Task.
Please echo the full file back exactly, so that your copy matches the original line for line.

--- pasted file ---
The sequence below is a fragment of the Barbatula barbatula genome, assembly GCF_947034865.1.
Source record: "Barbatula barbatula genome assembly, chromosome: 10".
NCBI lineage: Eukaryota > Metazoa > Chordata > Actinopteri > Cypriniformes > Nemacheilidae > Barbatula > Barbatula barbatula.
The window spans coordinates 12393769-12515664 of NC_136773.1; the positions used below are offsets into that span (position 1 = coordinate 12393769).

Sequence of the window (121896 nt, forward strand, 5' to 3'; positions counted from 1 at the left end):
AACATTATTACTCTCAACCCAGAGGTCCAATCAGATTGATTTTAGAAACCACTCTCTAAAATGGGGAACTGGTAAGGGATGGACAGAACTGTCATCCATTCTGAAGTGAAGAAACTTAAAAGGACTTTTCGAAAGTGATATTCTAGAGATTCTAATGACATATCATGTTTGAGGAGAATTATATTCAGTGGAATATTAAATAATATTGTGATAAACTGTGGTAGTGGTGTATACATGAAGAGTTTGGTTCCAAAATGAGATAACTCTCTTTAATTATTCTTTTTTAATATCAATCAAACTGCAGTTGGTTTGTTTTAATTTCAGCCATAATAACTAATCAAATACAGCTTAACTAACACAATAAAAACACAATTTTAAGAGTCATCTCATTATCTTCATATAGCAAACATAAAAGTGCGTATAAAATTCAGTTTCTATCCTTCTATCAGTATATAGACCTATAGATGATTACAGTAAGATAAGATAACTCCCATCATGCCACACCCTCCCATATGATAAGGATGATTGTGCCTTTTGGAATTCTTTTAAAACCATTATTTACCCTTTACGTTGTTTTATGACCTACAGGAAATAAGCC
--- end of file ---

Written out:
The sequence below is a fragment of the Barbatula barbatula genome, assembly GCF_947034865.1.
Source record: "Barbatula barbatula genome assembly, chromosome: 10".
NCBI lineage: Eukaryota > Metazoa > Chordata > Actinopteri > Cypriniformes > Nemacheilidae > Barbatula > Barbatula barbatula.
The window spans coordinates 12393769-12515664 of NC_136773.1; the positions used below are offsets into that span (position 1 = coordinate 12393769).

Sequence of the window (121896 nt, forward strand, 5' to 3'; positions counted from 1 at the left end):
AACATTATTACTCTCAACCCAGAGGTCCAATCAGATTGATTTTAGAAACCACTCTCTAAAATGGGGAACTGGTAAGGGATGGACAGAACTGTCATCCATTCTGAAGTGAAGAAACTTAAAAGGACTTTTCGAAAGTGATATTCTAGAGATTCTAATGACATATCATGTTTGAGGAGAATTATATTCAGTGGAATATTAAATAATATTGTGATAAACTGTGGTAGTGGTGTATACATGAAGAGTTTGGTTCCAAAATGAGATAACTCTCTTTAATTATTCTTTTTTAATATCAATCAAACTGCAGTTGGTTTGTTTTAATTTCAGCCATAATAACTAATCAAATACAGCTTAACTAACACAATAAAAACACAATTTTAAGAGTCATCTCATTATCTTCATATAGCAAACATAAAAGTGCGTATAAAATTCAGTTTCTATCCTTCTATCAGTATATAGACCTATAGATGATTACAGTAAGATAAGATAACTCCCATCATGCCACACCCTCCCATATGATAAGGATGATTGTGCCTTTTGGAATTCTTTTAAAACCATTATTTACCCTTTACGTTGTTTTATGACCTACAGGAAATAAGCC